Lent concludes at sundown. Indeed, as this is posted, a good chunk of the Eastern hemisphere is already into the Triduum, washing feet and transferring the Eucharist for adoration and prayer.
I’ve been noting the heightened discussion the past few days as the American SCOTUS considers anti-gay laws. One of the more laughable tracks in the argument centers on the biblical foundations of marriage as set down in Genesis. Have any of these people actually read the whole book? Or are they fixated on the charming quote Jesus pulls out to urge people to fidelity?
I’ve spent the last several months in Genesis as part of my daily practice of lectio divina. At times it has been a struggle. A serious struggle. There’s a lot of behavior by traditionally sympathetic characters that I’ve found distracting, disturbing, and not directly conducive to prayer. In my own life these past several weeks, it has led me to a long consideration of compassion. Compassion for people long-dead. Compassion for people who put up with me on a daily basis. Compassion for the situation in ministry in which I find myself: a university town in the 21st century.
That said, can we bad-mouth the patriarchs? Can we criticize Abram’s panic at his wife’s barrenness, and Sarai’s initiative to topple her servant into her husband’s bed? I’d like to think so.
This is an episode as dysfunctional and salicious as any tv soap opera. And we honor Abraham as a Father in Faith for it? The purpose of Abram’s dalliance was to produce a child, and there was nothing special about Hagar in his or his wife’s eyes, except that she was a convenient, nearby fertile woman in their power.
The Genesis philosophy is clear: build a family by any means necessary. Especially if you are an aristocrat who can afford it.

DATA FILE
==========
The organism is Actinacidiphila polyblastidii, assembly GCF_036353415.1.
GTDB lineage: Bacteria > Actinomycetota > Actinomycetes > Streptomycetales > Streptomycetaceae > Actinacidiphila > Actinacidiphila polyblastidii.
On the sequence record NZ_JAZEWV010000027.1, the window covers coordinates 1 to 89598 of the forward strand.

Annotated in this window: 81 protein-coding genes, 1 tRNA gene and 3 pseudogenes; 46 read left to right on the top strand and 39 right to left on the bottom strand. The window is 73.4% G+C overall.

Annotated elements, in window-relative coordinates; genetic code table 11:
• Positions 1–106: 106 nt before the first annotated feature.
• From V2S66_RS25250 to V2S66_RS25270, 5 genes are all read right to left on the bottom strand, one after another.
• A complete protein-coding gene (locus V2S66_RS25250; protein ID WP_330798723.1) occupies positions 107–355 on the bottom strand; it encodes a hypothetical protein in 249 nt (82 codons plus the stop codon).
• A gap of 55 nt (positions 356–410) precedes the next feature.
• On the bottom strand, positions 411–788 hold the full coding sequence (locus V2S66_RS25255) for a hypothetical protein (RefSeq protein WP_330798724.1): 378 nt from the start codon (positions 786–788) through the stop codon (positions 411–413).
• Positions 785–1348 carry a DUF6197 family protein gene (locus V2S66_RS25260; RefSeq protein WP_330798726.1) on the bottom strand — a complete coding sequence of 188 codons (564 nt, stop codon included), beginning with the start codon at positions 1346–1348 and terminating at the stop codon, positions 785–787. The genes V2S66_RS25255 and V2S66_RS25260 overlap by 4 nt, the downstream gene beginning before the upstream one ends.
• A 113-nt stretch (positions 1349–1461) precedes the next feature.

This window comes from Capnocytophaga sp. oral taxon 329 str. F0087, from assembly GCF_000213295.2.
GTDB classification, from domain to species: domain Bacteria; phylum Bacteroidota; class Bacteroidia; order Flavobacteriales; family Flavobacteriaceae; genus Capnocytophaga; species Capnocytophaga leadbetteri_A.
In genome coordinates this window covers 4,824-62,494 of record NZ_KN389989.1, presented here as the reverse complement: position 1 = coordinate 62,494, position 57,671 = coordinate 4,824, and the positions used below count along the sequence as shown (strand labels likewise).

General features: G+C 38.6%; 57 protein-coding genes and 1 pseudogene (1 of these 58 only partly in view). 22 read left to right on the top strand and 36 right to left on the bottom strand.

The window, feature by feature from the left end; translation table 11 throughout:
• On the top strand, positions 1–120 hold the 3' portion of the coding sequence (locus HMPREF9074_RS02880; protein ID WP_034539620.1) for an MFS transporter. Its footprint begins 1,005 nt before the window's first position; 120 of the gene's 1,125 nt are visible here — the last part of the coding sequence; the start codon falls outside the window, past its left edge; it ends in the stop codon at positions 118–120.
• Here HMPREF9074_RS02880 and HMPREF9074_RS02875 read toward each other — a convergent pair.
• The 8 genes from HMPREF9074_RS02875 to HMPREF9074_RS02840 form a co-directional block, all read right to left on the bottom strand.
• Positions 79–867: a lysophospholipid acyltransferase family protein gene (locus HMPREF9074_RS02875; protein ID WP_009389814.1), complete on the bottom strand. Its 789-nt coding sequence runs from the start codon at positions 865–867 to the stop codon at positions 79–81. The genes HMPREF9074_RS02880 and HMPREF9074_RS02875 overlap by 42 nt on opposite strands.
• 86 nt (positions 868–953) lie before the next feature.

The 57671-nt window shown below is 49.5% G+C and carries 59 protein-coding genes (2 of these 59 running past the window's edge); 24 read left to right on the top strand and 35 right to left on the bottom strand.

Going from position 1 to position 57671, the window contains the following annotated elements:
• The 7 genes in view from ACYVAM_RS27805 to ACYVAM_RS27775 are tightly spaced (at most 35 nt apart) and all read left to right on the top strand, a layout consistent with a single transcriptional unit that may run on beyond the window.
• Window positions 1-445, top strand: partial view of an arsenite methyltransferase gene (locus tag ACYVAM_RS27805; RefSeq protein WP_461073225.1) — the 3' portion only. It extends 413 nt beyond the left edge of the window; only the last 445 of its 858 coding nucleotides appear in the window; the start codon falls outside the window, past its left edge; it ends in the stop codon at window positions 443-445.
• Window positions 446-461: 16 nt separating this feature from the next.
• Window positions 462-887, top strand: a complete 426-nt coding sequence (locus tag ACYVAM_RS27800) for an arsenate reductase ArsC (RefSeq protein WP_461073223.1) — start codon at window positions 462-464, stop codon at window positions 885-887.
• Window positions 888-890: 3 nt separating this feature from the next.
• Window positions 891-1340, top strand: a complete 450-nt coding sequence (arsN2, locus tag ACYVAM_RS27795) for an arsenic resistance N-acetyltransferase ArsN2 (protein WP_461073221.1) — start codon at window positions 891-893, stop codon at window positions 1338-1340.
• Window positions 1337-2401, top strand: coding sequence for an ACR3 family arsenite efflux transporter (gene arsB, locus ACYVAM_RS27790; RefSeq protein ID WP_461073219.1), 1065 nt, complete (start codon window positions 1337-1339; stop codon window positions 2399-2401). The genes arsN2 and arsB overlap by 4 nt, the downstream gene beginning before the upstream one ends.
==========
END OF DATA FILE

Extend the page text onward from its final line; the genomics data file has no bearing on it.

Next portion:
Now for the compassion. The moral of this patriarch’s adventures is, of course, faith in God. But Abram was also given a great burden. God promised him a nation, but he had no idea how this could be accomplished with an unable wife. So he and Sarai took matters into their own hands. And while I shudder at the thought of Ishmael (or anyone) not ever being born, what was the point of this? Enmity sown between woman and servant, the separation of brothers (and some might say alienation), and for what? God worked his grace through Sarai in the end.
There are good arguments to be made in the pros and cons of same sex unions. But I don’t see many of them. I don’t really see any of them in Genesis, a book more difficult to pray through than I had imagined. Maybe I need to reflect a little more deeply on these men. But I genuinely felt sorry for the women on the sidelines: Hagar, Rachel, Dinah, among others. The callous treatment of women–family members even–leaves me with a very dissatisfied taste.
So what do you think? Can a Christian honor the roots of our faith in Judaism while criticizing the patriarchs? Are we obligated to hold pen or tongue and just mutter to ourselves, “I can’t see that being right.”?